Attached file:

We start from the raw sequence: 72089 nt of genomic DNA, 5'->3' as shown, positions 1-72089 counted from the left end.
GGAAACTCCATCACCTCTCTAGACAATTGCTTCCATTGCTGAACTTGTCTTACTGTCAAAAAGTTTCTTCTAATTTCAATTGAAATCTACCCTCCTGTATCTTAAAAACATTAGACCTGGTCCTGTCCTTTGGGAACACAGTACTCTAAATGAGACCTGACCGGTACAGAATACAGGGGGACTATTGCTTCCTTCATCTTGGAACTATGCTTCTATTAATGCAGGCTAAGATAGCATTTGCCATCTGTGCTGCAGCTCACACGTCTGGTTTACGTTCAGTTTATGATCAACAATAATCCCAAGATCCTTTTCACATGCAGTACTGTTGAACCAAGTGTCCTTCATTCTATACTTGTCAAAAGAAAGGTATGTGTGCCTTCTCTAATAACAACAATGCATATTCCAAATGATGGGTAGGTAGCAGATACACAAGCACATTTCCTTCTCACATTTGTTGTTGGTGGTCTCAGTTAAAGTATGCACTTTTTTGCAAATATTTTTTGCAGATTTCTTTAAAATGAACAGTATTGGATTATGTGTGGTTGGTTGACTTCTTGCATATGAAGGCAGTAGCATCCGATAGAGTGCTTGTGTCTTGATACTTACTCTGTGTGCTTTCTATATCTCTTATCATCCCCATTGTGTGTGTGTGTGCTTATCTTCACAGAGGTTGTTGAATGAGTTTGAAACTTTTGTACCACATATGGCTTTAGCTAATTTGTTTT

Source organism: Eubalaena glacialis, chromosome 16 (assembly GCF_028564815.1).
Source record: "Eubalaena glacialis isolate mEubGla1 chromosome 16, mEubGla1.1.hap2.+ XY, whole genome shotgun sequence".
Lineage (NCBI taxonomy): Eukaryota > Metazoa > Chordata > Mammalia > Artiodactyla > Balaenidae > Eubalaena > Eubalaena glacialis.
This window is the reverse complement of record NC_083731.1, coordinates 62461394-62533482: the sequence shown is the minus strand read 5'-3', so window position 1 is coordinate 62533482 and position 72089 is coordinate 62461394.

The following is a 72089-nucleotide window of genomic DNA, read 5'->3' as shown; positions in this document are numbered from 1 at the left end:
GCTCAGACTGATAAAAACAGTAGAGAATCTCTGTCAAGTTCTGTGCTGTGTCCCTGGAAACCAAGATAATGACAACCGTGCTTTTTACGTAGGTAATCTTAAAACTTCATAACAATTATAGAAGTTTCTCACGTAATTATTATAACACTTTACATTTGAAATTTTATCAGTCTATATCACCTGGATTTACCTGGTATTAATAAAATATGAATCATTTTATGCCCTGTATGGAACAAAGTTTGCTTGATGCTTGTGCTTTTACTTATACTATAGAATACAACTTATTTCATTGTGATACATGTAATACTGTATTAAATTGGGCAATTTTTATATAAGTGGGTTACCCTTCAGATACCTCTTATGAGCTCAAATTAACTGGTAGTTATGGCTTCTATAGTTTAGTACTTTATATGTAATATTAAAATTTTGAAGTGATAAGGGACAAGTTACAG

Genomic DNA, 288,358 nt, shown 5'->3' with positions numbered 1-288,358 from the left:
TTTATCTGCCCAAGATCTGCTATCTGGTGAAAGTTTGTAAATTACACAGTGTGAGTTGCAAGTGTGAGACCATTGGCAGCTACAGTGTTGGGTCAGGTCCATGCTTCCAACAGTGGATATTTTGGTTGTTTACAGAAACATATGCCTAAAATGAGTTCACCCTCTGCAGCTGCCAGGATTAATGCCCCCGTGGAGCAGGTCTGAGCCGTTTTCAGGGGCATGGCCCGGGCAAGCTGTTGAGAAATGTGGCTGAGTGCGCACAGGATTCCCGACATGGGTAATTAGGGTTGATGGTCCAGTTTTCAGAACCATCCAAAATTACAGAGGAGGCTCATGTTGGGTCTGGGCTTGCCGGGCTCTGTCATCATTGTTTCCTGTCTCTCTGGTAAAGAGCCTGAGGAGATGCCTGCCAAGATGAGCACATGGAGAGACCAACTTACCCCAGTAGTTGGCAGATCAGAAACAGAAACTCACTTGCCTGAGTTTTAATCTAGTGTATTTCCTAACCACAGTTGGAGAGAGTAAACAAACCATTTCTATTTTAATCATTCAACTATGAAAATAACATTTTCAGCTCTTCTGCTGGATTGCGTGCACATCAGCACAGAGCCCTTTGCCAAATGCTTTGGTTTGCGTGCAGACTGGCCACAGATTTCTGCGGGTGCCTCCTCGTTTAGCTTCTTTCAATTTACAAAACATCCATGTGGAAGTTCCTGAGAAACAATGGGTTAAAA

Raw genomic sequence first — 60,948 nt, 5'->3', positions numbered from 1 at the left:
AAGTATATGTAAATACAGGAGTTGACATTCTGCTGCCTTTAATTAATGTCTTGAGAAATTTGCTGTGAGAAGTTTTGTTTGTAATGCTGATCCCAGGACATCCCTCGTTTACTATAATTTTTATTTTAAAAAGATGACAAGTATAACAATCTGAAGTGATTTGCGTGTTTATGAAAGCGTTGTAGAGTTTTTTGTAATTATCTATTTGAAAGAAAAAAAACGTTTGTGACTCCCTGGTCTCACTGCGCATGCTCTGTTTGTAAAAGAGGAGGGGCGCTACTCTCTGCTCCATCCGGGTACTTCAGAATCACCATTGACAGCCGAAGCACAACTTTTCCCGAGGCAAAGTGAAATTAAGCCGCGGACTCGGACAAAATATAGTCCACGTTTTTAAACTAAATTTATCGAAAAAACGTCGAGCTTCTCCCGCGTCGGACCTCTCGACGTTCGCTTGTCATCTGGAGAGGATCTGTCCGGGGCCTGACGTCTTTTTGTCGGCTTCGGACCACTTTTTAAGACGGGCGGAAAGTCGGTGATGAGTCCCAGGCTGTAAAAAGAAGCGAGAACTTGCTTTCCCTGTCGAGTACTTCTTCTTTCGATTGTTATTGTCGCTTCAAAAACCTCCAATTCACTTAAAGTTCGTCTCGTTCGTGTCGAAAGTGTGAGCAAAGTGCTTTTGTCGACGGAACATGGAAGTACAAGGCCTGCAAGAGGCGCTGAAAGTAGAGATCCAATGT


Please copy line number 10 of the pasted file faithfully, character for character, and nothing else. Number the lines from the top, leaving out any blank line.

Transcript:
TTTATCTGCCCAAGATCTGCTATCTGGTGAAAGTTTGTAAATTACACAGTGTGAGTTGCAAGTGTGAGACCATTGGCAGCTACAGTGTTGGGTCAGGTCCATGCTTCCAACAGTGGATATTTTGGTTGTTTACAGAAACATATGCCTAAAATGAGTTCACCCTCTGCAGCTGCCAGGATTAATGCCCCCGTGGAGCAGGTCTGAGCCGTTTTCAGGGGCATGGCCCGGGCAAGCTGTTGAGAAATGTGGCTGAGTGCGCACAGGATTCCCGACATGGGTAATTAGGGTTGATGGTCCAGTTTTCAGAACCATCCAAAATTACAGAGGAGGCTCATGTTGGGTCTGGGCTTGCCGGGCTCTGTCATCATTGTTTCCTGTCTCTCTGGTAAAGAGCCTGAGGAGATGCCTGCCAAGATGAGCACATGGAGAGACCAACTTACCCCAGTAGTTGGCAGATCAGAAACAGAAACTCACTTGCCTGAGTTTTAATCTAGTGTATTTCCTAACCACAGTTGGAGAGAGTAAACAAACCATTTCTATTTTAATCATTCAACTATGAAAATAACATTTTCAGCTCTTCTGCTGGATTGCGTGCACATCAGCACAGAGCCCTTTGCCAAATGCTTTGGTTTGCGTGCAGACTGGCCACAGATTTCTGCGGGTGCCTCCTCGTTTAGCTTCTTTCAATTTACAAAACATCCATGTGGAAGTTCCTGAGAAACAATGGGTTAAAA